BrightHR claims to have over 60,000 small business customers worldwide and that Blip usage “has grown exponentially over the past two years.”
The increase raises questions about what is and is not personal information.
According to Alberta Privacy Protection Act, the location of a worker is considered personal information when it is collected to manage that employee.
In British Columbia – which has similar privacy laws – a case from 2013 before the Office of the Information and Privacy Commissioner found how a business used employee personal information when it relied on GPS cell phones to, in part, “confirm the presence of employees and otherwise manage relations with its employees ”.
When is consent really consent?
Ray-Ellis says just because an employee downloads an app at the boss’s request doesn’t mean they’re giving informed consent. Employers should know how the collected data will be stored, shared or used – and this information should be clearly explained during appropriate training on the new software.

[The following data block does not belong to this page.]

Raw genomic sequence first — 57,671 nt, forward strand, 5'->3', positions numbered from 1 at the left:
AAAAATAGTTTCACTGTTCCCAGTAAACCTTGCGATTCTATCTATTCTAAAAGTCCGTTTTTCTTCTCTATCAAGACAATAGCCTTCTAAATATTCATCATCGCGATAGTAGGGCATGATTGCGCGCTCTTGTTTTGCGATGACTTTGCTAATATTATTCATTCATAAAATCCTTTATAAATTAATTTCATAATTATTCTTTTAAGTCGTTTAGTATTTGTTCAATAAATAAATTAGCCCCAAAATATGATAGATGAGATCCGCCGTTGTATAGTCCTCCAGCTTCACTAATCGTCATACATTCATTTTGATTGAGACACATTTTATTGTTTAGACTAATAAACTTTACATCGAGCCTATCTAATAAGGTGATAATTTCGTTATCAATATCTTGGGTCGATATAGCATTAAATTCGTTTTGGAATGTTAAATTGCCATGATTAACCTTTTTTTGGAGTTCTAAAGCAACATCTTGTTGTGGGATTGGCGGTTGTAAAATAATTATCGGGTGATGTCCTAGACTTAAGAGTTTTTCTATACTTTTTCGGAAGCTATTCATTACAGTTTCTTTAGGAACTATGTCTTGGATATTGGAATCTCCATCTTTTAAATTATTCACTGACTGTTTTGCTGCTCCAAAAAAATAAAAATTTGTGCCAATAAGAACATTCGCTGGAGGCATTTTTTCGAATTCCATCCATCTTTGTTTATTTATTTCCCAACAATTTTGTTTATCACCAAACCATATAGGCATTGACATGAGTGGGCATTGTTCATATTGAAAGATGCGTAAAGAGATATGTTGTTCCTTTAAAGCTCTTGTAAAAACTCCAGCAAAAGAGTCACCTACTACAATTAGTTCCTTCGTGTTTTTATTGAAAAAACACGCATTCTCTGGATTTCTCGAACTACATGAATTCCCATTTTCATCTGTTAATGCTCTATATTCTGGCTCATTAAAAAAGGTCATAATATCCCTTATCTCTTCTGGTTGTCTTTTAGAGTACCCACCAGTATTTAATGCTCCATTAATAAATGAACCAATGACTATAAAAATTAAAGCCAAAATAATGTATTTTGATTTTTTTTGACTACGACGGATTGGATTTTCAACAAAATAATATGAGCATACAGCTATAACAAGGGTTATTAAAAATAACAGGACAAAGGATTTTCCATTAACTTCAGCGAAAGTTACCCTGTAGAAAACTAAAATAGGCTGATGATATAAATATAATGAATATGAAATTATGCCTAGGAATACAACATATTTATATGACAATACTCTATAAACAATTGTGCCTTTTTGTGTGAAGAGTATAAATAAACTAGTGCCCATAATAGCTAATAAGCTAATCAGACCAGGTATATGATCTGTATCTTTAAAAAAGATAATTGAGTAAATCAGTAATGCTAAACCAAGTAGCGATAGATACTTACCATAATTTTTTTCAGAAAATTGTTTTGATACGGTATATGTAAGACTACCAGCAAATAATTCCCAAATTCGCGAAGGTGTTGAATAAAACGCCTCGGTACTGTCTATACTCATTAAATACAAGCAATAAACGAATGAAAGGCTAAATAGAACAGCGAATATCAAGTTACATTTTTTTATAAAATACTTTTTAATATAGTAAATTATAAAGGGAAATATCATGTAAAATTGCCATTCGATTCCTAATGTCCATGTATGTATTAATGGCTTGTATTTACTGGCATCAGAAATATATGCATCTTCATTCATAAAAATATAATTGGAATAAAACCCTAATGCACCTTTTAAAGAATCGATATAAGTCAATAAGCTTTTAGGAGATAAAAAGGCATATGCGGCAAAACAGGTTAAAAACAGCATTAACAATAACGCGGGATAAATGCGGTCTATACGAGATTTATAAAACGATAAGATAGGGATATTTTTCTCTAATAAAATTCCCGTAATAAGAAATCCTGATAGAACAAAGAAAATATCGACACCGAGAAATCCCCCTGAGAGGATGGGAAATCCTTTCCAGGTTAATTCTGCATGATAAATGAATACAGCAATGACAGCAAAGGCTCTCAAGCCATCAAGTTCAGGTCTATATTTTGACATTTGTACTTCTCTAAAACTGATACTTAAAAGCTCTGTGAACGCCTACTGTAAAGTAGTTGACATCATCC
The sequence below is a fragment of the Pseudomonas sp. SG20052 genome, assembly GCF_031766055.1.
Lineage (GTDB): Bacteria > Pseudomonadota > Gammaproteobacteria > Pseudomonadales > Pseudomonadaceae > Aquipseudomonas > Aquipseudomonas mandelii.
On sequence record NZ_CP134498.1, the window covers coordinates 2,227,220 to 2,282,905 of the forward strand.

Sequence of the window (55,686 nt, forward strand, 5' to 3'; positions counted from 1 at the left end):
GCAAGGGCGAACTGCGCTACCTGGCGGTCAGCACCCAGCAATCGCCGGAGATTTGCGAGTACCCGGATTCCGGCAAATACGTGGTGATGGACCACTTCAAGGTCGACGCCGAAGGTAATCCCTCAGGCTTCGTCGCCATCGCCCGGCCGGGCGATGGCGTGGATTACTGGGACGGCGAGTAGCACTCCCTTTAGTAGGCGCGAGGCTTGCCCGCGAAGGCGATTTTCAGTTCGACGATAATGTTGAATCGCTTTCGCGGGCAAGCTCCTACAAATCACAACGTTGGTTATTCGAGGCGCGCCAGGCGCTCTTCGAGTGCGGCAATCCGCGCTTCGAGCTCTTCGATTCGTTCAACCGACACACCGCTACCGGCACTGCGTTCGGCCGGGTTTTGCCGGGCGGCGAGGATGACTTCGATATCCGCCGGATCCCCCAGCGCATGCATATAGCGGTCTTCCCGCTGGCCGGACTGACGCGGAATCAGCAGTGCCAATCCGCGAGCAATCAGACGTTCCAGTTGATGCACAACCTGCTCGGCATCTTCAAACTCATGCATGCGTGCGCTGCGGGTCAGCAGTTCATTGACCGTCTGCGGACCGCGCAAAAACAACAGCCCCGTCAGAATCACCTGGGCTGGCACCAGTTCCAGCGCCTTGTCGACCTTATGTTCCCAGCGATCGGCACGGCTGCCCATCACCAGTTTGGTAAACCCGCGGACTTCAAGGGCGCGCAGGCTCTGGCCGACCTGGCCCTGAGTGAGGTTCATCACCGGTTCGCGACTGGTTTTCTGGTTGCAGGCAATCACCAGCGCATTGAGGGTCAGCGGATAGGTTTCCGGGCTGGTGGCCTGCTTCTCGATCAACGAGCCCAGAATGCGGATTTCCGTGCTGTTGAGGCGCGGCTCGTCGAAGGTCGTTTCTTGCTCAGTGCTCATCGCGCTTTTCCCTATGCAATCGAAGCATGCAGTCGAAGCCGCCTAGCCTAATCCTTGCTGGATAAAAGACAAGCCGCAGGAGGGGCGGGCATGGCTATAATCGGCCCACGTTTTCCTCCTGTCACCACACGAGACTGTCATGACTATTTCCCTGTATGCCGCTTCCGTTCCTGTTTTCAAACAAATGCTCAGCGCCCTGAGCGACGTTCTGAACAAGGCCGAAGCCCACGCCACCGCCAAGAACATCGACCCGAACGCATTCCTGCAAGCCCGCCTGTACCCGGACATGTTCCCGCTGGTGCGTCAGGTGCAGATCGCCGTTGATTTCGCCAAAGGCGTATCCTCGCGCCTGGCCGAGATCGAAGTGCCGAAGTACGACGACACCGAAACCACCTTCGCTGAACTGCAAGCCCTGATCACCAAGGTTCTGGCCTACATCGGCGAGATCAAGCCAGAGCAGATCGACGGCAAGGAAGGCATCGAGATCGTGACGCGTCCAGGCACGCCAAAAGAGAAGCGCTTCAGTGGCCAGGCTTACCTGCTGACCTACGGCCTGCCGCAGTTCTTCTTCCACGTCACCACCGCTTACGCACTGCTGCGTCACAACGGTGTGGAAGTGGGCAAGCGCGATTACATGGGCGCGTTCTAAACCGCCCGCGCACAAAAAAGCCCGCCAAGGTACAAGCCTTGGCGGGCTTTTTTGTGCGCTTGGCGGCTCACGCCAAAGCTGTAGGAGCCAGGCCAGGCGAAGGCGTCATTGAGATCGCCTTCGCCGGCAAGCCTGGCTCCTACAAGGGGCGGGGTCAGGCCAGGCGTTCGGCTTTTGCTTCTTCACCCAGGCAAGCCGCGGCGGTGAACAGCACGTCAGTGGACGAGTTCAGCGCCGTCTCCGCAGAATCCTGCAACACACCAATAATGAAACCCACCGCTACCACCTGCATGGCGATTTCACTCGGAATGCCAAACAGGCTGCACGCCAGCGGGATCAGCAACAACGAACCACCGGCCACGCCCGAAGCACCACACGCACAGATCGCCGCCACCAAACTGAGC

“The employer should explain what the app is for,” said Ray-Ellis. “Who has access to it? Is the data stored securely? Is the data tracked in real time? And what is the real goal? “
Toronto employment attorney Lior Samfiru told Go Public that employers can force employees to download an app on their cellphones – but only if they tell them it’s a requirement when they register. hiring.
Otherwise, refusing to download it “would not be considered a fault”.
However, Samfiru added, an employer can let an employee leave “for just about any reason” as long as any severance pay due is paid.
One of the biggest concerns with tattoo software, says Ray-Ellis, is that employers often don’t know enough about how the data will be used – making informed consent difficult.